What do you get?How does it all connect up, then?
The accompanying bundle includes a brief installation manual that makes good use of colour photographs in illustrating installation. There's also the necessary low-profile copper block with pre-attached tubing that's 4 feet in length on both intake and exhaust sides. You can, of course, cut it down to fit the requirements of your system.
The tubing fits over 3/8-inch barbs and is secured in place by a couple of clamps. The very flat block is the culmination of work between Delphi Automotive and Corsair, and, whilst small, the all-copper design features Delphi's micro-channel technology that provides decent heat absorption from block to coolant. Put very simply, the Nautilus500 unit pumps out coolant to the intake barb on the block. The coolant then carries away the absorbed heat to the radiator section of the unit, where it is further cooled by the 120mm fan. The process then begins again.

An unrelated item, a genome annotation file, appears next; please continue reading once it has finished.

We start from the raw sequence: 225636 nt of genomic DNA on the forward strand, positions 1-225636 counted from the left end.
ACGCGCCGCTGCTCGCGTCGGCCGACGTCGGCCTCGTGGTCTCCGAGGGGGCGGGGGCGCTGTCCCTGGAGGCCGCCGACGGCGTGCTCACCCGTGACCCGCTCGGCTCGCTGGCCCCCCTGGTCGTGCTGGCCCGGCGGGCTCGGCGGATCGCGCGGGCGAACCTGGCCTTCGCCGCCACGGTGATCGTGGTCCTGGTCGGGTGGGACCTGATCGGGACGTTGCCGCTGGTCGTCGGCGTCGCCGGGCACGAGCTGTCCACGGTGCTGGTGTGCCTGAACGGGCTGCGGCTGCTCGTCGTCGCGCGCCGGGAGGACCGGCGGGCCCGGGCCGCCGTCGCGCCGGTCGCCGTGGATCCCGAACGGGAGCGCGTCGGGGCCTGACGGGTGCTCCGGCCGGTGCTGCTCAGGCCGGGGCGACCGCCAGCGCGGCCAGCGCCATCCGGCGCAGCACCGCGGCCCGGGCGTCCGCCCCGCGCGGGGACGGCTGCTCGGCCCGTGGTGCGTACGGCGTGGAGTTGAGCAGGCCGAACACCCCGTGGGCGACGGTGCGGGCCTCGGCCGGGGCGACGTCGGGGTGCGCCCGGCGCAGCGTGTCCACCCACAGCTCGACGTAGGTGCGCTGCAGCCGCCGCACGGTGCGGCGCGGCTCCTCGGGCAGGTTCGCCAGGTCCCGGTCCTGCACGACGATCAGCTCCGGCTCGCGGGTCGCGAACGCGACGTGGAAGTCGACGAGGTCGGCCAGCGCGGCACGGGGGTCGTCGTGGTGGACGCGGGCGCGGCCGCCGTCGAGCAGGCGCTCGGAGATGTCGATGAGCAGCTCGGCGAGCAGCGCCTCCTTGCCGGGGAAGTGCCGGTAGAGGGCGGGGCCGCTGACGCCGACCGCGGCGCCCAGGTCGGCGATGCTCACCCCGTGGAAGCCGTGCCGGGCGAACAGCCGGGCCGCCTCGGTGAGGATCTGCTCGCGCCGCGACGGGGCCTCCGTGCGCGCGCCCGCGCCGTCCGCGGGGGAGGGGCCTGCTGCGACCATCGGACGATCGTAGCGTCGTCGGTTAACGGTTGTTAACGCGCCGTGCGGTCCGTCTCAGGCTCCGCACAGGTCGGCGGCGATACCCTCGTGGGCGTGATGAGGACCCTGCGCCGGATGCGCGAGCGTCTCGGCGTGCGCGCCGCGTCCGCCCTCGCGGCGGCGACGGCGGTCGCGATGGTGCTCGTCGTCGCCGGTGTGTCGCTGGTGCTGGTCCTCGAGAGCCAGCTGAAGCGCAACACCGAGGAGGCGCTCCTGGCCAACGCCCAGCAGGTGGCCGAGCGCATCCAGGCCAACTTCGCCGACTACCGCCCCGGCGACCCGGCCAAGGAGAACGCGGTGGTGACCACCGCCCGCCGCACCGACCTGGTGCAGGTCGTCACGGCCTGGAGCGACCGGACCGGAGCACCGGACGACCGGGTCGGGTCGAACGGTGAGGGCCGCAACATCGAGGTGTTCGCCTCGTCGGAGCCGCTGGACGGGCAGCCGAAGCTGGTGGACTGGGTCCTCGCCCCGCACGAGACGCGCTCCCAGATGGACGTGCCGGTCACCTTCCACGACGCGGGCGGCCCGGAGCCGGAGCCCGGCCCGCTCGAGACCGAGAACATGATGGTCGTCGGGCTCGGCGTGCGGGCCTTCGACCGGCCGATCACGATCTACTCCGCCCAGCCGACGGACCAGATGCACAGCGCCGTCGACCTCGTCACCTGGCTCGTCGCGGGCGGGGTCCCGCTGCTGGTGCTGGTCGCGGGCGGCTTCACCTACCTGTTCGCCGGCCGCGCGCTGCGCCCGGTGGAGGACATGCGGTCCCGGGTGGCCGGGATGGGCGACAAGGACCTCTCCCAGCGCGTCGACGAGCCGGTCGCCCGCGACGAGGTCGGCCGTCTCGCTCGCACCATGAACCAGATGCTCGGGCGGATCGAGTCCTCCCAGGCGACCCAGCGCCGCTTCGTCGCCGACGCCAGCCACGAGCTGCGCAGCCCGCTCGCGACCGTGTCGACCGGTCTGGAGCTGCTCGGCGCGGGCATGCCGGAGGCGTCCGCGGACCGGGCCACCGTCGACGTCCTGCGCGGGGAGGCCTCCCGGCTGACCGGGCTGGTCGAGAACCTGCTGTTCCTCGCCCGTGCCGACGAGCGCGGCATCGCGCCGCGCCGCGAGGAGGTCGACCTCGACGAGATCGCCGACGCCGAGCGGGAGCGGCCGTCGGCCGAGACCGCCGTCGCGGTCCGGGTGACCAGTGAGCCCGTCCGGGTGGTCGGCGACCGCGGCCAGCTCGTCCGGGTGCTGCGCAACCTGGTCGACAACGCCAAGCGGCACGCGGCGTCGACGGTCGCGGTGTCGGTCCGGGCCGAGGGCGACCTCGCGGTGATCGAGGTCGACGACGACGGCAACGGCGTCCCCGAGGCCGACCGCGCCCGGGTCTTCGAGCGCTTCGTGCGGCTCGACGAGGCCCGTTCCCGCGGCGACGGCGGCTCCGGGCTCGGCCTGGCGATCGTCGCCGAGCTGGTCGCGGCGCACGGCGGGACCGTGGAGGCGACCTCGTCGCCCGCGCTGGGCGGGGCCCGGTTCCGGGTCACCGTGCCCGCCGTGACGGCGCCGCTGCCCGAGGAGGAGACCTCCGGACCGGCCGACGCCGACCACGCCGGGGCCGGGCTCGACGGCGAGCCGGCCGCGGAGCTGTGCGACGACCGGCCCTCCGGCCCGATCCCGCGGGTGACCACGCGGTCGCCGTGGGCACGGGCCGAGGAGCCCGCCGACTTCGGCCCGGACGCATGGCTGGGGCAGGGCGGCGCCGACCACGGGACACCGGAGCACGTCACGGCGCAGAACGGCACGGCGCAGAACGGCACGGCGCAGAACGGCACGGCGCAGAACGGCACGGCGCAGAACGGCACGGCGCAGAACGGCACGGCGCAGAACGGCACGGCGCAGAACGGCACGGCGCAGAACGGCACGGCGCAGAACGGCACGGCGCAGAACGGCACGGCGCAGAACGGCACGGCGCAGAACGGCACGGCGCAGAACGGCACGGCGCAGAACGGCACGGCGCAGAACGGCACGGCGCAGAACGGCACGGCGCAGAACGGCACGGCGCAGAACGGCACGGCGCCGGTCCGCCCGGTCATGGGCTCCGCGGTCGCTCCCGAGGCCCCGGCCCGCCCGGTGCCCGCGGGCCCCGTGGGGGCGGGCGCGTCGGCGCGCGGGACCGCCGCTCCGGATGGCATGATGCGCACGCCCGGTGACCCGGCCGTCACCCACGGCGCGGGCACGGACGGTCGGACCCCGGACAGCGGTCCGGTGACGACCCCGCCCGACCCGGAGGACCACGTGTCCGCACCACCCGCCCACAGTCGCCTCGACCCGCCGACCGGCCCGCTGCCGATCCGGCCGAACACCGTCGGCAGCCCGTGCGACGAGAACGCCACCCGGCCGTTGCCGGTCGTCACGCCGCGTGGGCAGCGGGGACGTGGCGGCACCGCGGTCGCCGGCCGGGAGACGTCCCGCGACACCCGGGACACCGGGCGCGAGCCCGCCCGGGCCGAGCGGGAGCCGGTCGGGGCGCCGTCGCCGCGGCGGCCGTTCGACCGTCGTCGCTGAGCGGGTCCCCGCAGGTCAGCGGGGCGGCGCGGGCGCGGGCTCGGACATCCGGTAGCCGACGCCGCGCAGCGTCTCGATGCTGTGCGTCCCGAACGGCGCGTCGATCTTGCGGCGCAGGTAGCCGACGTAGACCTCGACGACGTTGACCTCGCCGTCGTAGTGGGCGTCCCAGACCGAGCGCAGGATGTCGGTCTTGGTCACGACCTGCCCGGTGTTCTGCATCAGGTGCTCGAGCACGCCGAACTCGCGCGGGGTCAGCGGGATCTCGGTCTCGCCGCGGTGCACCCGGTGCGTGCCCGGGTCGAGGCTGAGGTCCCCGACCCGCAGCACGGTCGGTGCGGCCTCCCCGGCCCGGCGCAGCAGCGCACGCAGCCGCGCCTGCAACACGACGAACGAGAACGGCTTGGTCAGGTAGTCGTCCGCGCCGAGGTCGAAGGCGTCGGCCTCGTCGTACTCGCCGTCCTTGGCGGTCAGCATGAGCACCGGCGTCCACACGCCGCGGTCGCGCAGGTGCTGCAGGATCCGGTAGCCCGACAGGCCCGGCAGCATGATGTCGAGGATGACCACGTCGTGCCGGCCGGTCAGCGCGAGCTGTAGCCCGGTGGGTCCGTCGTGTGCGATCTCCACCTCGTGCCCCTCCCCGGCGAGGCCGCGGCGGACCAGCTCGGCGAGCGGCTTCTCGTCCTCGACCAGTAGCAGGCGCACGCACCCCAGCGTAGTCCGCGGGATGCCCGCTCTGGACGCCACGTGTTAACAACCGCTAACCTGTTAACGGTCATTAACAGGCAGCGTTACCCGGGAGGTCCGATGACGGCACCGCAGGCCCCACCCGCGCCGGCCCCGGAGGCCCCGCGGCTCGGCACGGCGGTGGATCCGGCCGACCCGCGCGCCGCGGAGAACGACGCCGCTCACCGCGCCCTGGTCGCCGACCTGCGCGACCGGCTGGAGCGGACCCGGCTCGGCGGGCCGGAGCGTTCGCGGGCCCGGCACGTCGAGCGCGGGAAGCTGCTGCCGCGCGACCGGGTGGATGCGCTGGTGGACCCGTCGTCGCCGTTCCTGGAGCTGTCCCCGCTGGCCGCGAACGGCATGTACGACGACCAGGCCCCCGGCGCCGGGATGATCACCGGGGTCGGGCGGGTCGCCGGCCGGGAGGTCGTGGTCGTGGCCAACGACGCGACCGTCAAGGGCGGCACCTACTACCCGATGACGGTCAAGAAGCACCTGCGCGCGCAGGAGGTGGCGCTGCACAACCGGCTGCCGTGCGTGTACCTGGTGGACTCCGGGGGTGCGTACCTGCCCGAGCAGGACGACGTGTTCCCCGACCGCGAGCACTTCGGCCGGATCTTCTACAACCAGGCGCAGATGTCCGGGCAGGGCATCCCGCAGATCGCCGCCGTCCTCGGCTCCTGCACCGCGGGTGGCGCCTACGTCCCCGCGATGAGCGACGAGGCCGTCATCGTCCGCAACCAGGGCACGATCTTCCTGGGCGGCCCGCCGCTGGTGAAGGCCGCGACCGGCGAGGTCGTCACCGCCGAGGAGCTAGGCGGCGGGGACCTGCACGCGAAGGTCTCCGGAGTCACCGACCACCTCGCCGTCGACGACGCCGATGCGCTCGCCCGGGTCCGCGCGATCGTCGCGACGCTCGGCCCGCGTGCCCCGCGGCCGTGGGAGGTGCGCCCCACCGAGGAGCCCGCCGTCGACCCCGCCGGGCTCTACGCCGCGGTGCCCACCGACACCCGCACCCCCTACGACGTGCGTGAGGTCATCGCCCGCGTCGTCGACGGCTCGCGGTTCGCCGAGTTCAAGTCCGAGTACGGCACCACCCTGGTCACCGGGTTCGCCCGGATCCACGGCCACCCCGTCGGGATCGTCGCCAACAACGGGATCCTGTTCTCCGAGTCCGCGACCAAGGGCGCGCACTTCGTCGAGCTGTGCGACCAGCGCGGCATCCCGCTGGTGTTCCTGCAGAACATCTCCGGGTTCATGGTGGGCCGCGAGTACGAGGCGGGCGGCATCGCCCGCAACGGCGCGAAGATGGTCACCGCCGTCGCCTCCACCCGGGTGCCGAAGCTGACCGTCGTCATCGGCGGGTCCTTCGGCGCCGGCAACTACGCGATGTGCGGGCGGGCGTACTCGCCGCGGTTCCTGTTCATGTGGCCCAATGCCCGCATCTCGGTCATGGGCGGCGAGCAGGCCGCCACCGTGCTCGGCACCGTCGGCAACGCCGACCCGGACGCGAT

Right out of the box, the Corsair Nautilus500 supports AMD Athlon 64 (S754, 939, 940), Intel's LGA775 and S478 CPUs via various attachments that hold the waterblock in place. The beauty of each attachment, and why Corsair can offer an installation time of just 15 minutes, is in the direct manner in which the block is positioned; there's no need to remove the motherboard from its tray/case.
Once the block is attached to the CPU of your choice, the tubing, sans the nozzles, is routed through a PCI plate and out to the rear of the Nautilus500 unit.
The plate carries a similar power port as found on the main unit and a single cable connects the two together. The PCI (passthrough) plate's inlet attaches on to a molex plug that is connected to the PC's power supply, thereby providing the cooling unit with power. A couple of cables attach to board fan headers and report unit fan and pump speeds, respectively.
Want to see how it all pans out with Athlon 64 S939 and Intel LGA775 setups? Click on to the next page.